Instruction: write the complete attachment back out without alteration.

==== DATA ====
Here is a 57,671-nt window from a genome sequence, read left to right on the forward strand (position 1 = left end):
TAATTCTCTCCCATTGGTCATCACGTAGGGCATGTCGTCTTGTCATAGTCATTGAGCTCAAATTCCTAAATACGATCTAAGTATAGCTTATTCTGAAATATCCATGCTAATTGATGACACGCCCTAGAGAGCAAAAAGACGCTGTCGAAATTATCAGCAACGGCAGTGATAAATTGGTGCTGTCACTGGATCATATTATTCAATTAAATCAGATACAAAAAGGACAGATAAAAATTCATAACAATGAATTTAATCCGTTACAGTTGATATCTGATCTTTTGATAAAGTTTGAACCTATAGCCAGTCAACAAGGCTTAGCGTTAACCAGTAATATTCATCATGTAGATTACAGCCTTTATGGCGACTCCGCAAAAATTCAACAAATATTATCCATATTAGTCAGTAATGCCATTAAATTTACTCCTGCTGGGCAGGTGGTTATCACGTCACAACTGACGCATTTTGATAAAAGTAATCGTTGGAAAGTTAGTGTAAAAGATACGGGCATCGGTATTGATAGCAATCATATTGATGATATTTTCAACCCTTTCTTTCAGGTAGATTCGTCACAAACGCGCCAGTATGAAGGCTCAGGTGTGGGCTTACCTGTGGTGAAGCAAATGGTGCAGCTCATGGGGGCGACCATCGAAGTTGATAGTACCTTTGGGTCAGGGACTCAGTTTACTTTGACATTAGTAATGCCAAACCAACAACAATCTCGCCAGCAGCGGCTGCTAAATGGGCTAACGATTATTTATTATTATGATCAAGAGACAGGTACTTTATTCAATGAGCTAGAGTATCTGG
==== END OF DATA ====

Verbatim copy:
Here is a 57,671-nt window from a genome sequence, read left to right on the forward strand (position 1 = left end):
TAATTCTCTCCCATTGGTCATCACGTAGGGCATGTCGTCTTGTCATAGTCATTGAGCTCAAATTCCTAAATACGATCTAAGTATAGCTTATTCTGAAATATCCATGCTAATTGATGACACGCCCTAGAGAGCAAAAAGACGCTGTCGAAATTATCAGCAACGGCAGTGATAAATTGGTGCTGTCACTGGATCATATTATTCAATTAAATCAGATACAAAAAGGACAGATAAAAATTCATAACAATGAATTTAATCCGTTACAGTTGATATCTGATCTTTTGATAAAGTTTGAACCTATAGCCAGTCAACAAGGCTTAGCGTTAACCAGTAATATTCATCATGTAGATTACAGCCTTTATGGCGACTCCGCAAAAATTCAACAAATATTATCCATATTAGTCAGTAATGCCATTAAATTTACTCCTGCTGGGCAGGTGGTTATCACGTCACAACTGACGCATTTTGATAAAAGTAATCGTTGGAAAGTTAGTGTAAAAGATACGGGCATCGGTATTGATAGCAATCATATTGATGATATTTTCAACCCTTTCTTTCAGGTAGATTCGTCACAAACGCGCCAGTATGAAGGCTCAGGTGTGGGCTTACCTGTGGTGAAGCAAATGGTGCAGCTCATGGGGGCGACCATCGAAGTTGATAGTACCTTTGGGTCAGGGACTCAGTTTACTTTGACATTAGTAATGCCAAACCAACAACAATCTCGCCAGCAGCGGCTGCTAAATGGGCTAACGATTATTTATTATTATGATCAAGAGACAGGTACTTTATTCAATGAGCTAGAGTATCTGG